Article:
evolution of a dream

as of right now, we have a very specific dream in mind: an end date for full-time work, a place where we plan to continue living, and a plan for travel that will take us through our first several years of early retirement. but we didn’t just wake up with this dream, this end date, or any of the details filled in. it’s been an evolution.

we offer our take because we definitely notice lots of folks on twitter and the blogosphere setting retirement dates and concrete goals very early in their retirement saving and planning process. our plan has evolved — and accelerated — over time, and in our case, that’s been a very good thing. sometimes it’s worth it to start out with a vague goal, and move toward more specific ones over time, to avoid burning out by reaching too far too fast, or just to avoid getting frustrated.

where our goal started

when we first met, when we dated, and early in our marriage, we’d often have a conversation that went something like this:

she: if you get a $XX raise, can i quit my job?

he: how about you get the raise, and i quit my job?

she: what if i have a kid? then can i quit working?

he: i wish i could have the kid, so i could make that argument.

truly, neither of us have ever wanted to work long-term, even though we’re good at our jobs and dedicated to our employers and clients. that has been pretty clear from day one. and early on, we’d talk about saving to reach some vague notion of not working. at the time, we lived in a very expensive and very large city, and just saving for our first place was a big enough goal. but after we bought that first place, we started to look farther down the road. (we were in our late twenties and early thirties at this point.)

a year or two after buying our big city condo, we discovered the small town where we now live, and we started dreaming about having a place there, with a goal toward eventually retiring there. saving for that “retirement home” became our primary goal, though we still did things like saving for retirement via 401(k)s in the meantime. about four years ago, we started to get serious about getting that place, and our vision then was that we’d stay in the big city but try to split our time between the city and the small town. (we were in our early and mid-thirties at this point.) but almost as soon as we bought our “retirement home” it became our full-time home, and we sold our city condo. we just loved the lifestyle we were able to have in the small town, we loved that we could afford an actual house and didn’t have to share walls or deal with micro rooms like we did in the city. we loved the quiet.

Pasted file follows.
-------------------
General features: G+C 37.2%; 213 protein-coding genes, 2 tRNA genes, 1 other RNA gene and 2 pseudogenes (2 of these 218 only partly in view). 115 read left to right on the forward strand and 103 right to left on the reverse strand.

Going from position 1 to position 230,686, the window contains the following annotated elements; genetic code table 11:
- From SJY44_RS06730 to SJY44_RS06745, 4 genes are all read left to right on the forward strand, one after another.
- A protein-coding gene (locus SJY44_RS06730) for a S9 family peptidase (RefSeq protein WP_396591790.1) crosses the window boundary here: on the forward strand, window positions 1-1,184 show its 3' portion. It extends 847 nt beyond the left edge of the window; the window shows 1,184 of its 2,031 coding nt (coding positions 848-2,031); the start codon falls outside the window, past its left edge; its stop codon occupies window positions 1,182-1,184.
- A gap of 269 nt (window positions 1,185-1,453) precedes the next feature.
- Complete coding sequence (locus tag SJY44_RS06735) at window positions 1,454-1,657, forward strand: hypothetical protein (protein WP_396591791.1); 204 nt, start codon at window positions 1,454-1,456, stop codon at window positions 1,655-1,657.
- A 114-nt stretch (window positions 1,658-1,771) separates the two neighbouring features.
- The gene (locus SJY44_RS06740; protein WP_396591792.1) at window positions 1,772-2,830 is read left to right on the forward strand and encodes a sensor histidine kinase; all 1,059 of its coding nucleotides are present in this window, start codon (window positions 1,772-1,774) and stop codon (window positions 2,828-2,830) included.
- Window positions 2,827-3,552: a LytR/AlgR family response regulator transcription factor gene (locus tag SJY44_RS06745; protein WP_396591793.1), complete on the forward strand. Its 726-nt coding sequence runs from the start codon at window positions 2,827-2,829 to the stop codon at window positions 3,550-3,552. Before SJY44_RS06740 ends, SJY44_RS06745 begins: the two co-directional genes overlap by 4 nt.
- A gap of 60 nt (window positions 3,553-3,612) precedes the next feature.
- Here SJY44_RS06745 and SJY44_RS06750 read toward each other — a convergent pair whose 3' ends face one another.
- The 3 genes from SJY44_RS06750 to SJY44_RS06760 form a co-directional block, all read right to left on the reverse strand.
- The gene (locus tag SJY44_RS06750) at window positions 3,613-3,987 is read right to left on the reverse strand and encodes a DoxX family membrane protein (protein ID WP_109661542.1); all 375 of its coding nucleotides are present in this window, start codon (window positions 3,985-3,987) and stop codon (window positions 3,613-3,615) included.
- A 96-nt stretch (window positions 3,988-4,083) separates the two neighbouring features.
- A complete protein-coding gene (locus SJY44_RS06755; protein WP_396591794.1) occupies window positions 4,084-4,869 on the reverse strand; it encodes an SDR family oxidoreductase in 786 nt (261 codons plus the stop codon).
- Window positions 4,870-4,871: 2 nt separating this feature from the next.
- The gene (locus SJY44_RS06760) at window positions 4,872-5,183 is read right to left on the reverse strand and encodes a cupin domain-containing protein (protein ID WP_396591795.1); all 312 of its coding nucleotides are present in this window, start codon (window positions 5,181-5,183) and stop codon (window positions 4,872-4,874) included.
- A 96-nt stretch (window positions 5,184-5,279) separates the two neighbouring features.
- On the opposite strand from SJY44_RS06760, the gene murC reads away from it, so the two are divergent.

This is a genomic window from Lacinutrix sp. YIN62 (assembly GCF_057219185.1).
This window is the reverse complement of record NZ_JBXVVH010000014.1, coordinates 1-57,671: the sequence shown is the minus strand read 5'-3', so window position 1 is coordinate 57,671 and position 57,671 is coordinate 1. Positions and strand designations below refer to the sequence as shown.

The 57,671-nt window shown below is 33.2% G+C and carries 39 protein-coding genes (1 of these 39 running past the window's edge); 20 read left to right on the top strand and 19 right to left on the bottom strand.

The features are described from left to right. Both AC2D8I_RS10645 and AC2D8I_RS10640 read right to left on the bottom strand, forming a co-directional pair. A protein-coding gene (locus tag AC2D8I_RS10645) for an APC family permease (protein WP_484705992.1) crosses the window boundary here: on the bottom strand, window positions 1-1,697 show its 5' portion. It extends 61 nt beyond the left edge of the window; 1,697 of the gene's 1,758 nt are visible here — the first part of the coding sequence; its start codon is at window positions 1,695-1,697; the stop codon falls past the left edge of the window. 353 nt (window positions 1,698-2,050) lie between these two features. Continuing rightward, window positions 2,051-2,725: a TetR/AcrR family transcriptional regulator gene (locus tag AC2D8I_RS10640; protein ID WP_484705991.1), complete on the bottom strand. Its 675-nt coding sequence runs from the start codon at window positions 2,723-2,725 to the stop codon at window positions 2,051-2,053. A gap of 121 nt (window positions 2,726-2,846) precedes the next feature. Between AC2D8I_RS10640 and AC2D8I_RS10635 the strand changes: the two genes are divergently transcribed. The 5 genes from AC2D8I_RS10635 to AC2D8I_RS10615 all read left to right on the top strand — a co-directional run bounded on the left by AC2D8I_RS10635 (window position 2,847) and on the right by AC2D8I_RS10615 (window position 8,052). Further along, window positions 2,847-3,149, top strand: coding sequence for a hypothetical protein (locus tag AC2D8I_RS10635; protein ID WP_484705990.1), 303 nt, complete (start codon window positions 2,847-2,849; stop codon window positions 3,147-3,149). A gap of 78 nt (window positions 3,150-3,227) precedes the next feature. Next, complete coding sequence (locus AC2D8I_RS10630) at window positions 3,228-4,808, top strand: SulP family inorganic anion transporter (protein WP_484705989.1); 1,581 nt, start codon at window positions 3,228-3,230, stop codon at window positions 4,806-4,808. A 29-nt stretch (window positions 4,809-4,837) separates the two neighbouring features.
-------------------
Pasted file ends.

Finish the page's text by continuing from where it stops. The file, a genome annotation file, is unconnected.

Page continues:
fortunately, by buying our small town house when we still had the city condo, we had bought far less house than the banks believe we could technically “afford” (and it didn’t hurt that we bought our current house at the bottom of the market). so when we sold the condo, we now had only a single house payment that was super affordable, and we quickly realized that we could pay off our fifteen year mortgage in under seven years.

at the same time, we were able to bank some money from the condo sale that kick-started our savings, and we were able to invest some of that in a rental property that now pays us some income above and beyond the fifteen year mortgage we have on that house. all of this helped motivate us to get even more frugal with our spending, in order to further accelerate our savings and investing, to help bring our dreams into reality.

very quickly, at that point, our vague notions of early retirement started to take on specific numbers and date goals, thanks to the many spreadsheets we developed to track and project where we will be at given dates. we started to realize that our dreams are actually possible, and that we get closer to reaching them every day.

now, here we are, in our mid and late thirties, contemplating being able to quit our jobs in as little as three years (or really, two years, nine months and 27 days — not that we’re counting), even if we still need to freelance or consult for a little while after that. we find it incredibly exciting and motivating. but we wonder if we would be as motivated or excited if we had decided, say, 10 years ago that this was our goal. would we be burnt out by now? would we have quit in frustration? or would we be way ahead of where we are now financially, and maybe be retired already? any of those feel possible to us. but for us, we’re happy that our goals have evolved. while we’ve long been savers, we’ve also focused on living in the moment, or taking goals one at a time, and that has made this — the BIG goal — that much more satisfying to plan for.

how have your dreams and goals evolved over time? share here, or tell us on twitter.

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Categories: goals

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4 replies »

    • Thanks for reading back from the beginning — a big undertaking! 401(k)s are the U.S. tax-advantaged retirement savings plans that go through your employer. You save the money yourself, and the company might match part of it, and then you don’t have to pay income tax on that money when you earn it, but instead pay tax when you withdraw it.

  1. Just found your blog and I feel like we are kindred spirits in so many areas. You mention the spreadsheets that you developed along the way. Will you be sharing the templates for those? I am a major planner and spreadsheets are key!

    • I will, but not until the book comes out in March. ;-) (It’s a surprising amount of work to make them usable in a variety of circumstances, so it’s taken years of tweaking to get them to a place where they can be shared.) And hello kindred spirit! :-)